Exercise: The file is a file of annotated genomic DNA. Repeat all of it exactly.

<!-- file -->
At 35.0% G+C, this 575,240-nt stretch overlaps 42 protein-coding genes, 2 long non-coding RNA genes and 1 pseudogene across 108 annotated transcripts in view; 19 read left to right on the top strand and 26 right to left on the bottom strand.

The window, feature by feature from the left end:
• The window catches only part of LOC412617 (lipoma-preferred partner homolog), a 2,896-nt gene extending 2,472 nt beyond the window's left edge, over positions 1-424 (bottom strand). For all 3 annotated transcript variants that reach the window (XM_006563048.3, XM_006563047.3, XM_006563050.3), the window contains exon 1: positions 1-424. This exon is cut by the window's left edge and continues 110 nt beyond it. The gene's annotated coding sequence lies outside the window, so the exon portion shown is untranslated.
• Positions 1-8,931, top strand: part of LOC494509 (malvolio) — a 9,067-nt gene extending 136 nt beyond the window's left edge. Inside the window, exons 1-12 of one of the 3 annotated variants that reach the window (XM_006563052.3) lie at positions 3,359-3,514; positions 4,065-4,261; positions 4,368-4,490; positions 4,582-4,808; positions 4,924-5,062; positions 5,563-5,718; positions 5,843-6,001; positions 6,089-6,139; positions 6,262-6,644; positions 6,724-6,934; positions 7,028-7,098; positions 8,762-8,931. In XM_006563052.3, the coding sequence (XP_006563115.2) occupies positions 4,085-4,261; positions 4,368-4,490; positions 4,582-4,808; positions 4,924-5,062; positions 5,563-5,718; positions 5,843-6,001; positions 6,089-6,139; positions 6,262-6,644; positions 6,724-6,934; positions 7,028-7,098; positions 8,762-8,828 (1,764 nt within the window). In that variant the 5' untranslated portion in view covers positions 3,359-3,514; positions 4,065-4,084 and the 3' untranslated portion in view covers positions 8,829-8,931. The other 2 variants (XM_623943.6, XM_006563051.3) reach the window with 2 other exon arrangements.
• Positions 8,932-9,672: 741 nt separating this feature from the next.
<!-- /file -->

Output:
At 35.0% G+C, this 575,240-nt stretch overlaps 42 protein-coding genes, 2 long non-coding RNA genes and 1 pseudogene across 108 annotated transcripts in view; 19 read left to right on the top strand and 26 right to left on the bottom strand.

The window, feature by feature from the left end:
• The window catches only part of LOC412617 (lipoma-preferred partner homolog), a 2,896-nt gene extending 2,472 nt beyond the window's left edge, over positions 1-424 (bottom strand). For all 3 annotated transcript variants that reach the window (XM_006563048.3, XM_006563047.3, XM_006563050.3), the window contains exon 1: positions 1-424. This exon is cut by the window's left edge and continues 110 nt beyond it. The gene's annotated coding sequence lies outside the window, so the exon portion shown is untranslated.
• Positions 1-8,931, top strand: part of LOC494509 (malvolio) — a 9,067-nt gene extending 136 nt beyond the window's left edge. Inside the window, exons 1-12 of one of the 3 annotated variants that reach the window (XM_006563052.3) lie at positions 3,359-3,514; positions 4,065-4,261; positions 4,368-4,490; positions 4,582-4,808; positions 4,924-5,062; positions 5,563-5,718; positions 5,843-6,001; positions 6,089-6,139; positions 6,262-6,644; positions 6,724-6,934; positions 7,028-7,098; positions 8,762-8,931. In XM_006563052.3, the coding sequence (XP_006563115.2) occupies positions 4,085-4,261; positions 4,368-4,490; positions 4,582-4,808; positions 4,924-5,062; positions 5,563-5,718; positions 5,843-6,001; positions 6,089-6,139; positions 6,262-6,644; positions 6,724-6,934; positions 7,028-7,098; positions 8,762-8,828 (1,764 nt within the window). In that variant the 5' untranslated portion in view covers positions 3,359-3,514; positions 4,065-4,084 and the 3' untranslated portion in view covers positions 8,829-8,931. The other 2 variants (XM_623943.6, XM_006563051.3) reach the window with 2 other exon arrangements.
• Positions 8,932-9,672: 741 nt separating this feature from the next.